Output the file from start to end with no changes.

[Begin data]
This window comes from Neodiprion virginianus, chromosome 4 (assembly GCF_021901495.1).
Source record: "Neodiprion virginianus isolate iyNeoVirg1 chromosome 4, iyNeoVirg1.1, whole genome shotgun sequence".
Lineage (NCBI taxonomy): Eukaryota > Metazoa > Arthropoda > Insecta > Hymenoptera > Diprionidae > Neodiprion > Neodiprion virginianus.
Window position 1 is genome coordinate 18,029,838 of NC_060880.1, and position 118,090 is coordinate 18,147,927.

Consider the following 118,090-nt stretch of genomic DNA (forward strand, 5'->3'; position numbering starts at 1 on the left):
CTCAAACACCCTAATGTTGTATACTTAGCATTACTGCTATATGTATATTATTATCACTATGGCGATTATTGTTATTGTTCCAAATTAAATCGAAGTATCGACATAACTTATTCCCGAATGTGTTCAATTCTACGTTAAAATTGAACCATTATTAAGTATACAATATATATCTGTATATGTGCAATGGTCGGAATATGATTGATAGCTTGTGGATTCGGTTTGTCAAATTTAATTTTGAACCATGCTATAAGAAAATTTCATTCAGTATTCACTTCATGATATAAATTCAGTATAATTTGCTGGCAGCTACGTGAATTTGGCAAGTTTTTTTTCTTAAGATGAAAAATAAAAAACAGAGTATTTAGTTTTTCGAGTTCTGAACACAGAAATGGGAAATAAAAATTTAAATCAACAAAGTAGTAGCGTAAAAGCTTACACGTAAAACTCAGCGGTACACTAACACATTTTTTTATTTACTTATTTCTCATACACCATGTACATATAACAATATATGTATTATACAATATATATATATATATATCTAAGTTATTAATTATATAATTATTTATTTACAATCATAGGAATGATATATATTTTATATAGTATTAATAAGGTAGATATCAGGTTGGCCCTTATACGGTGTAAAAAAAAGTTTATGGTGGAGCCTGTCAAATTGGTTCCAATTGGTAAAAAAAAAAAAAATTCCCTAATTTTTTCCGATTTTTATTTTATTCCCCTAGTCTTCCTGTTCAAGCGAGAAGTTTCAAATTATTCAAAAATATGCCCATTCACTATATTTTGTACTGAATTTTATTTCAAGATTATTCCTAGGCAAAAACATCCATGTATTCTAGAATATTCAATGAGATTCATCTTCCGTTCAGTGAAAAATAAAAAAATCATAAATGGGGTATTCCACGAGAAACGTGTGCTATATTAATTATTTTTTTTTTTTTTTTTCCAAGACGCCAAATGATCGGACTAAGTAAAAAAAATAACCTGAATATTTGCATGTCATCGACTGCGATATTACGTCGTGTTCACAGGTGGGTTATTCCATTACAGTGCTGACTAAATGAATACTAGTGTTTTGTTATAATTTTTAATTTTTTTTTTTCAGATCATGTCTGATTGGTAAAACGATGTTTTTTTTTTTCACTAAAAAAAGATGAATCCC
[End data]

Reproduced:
This window comes from Neodiprion virginianus, chromosome 4 (assembly GCF_021901495.1).
Source record: "Neodiprion virginianus isolate iyNeoVirg1 chromosome 4, iyNeoVirg1.1, whole genome shotgun sequence".
Lineage (NCBI taxonomy): Eukaryota > Metazoa > Arthropoda > Insecta > Hymenoptera > Diprionidae > Neodiprion > Neodiprion virginianus.
Window position 1 is genome coordinate 18,029,838 of NC_060880.1, and position 118,090 is coordinate 18,147,927.

Consider the following 118,090-nt stretch of genomic DNA (forward strand, 5'->3'; position numbering starts at 1 on the left):
CTCAAACACCCTAATGTTGTATACTTAGCATTACTGCTATATGTATATTATTATCACTATGGCGATTATTGTTATTGTTCCAAATTAAATCGAAGTATCGACATAACTTATTCCCGAATGTGTTCAATTCTACGTTAAAATTGAACCATTATTAAGTATACAATATATATCTGTATATGTGCAATGGTCGGAATATGATTGATAGCTTGTGGATTCGGTTTGTCAAATTTAATTTTGAACCATGCTATAAGAAAATTTCATTCAGTATTCACTTCATGATATAAATTCAGTATAATTTGCTGGCAGCTACGTGAATTTGGCAAGTTTTTTTTCTTAAGATGAAAAATAAAAAACAGAGTATTTAGTTTTTCGAGTTCTGAACACAGAAATGGGAAATAAAAATTTAAATCAACAAAGTAGTAGCGTAAAAGCTTACACGTAAAACTCAGCGGTACACTAACACATTTTTTTATTTACTTATTTCTCATACACCATGTACATATAACAATATATGTATTATACAATATATATATATATATATCTAAGTTATTAATTATATAATTATTTATTTACAATCATAGGAATGATATATATTTTATATAGTATTAATAAGGTAGATATCAGGTTGGCCCTTATACGGTGTAAAAAAAAGTTTATGGTGGAGCCTGTCAAATTGGTTCCAATTGGTAAAAAAAAAAAAAATTCCCTAATTTTTTCCGATTTTTATTTTATTCCCCTAGTCTTCCTGTTCAAGCGAGAAGTTTCAAATTATTCAAAAATATGCCCATTCACTATATTTTGTACTGAATTTTATTTCAAGATTATTCCTAGGCAAAAACATCCATGTATTCTAGAATATTCAATGAGATTCATCTTCCGTTCAGTGAAAAATAAAAAAATCATAAATGGGGTATTCCACGAGAAACGTGTGCTATATTAATTATTTTTTTTTTTTTTTTTCCAAGACGCCAAATGATCGGACTAAGTAAAAAAAATAACCTGAATATTTGCATGTCATCGACTGCGATATTACGTCGTGTTCACAGGTGGGTTATTCCATTACAGTGCTGACTAAATGAATACTAGTGTTTTGTTATAATTTTTAATTTTTTTTTTTCAGATCATGTCTGATTGGTAAAACGATGTTTTTTTTTTTCACTAAAAAAAGATGAATCCC